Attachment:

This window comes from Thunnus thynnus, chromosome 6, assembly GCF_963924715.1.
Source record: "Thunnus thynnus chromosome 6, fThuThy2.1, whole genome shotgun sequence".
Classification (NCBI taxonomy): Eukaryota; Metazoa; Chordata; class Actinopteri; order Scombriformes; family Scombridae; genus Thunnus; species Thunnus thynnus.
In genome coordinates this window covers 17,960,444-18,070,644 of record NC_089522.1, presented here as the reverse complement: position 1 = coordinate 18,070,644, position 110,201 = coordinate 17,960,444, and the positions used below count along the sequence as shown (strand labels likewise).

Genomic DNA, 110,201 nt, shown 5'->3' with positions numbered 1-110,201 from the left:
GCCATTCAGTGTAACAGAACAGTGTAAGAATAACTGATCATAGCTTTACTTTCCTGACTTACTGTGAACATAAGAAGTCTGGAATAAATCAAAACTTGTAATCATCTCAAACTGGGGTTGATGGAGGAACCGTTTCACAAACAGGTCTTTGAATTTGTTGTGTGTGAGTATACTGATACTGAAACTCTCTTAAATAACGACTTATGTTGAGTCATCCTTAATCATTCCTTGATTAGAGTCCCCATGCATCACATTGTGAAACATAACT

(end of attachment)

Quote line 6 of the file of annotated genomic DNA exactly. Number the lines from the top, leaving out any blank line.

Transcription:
GCCATTCAGTGTAACAGAACAGTGTAAGAATAACTGATCATAGCTTTACTTTCCTGACTTACTGTGAACATAAGAAGTCTGGAATAAATCAAAACTTGTAATCATCTCAAACTGGGGTTGATGGAGGAACCGTTTCACAAACAGGTCTTTGAATTTGTTGTGTGTGAGTATACTGATACTGAAACTCTCTTAAATAACGACTTATGTTGAGTCATCCTTAATCATTCCTTGATTAGAGTCCCCATGCATCACATTGTGAAACATAACT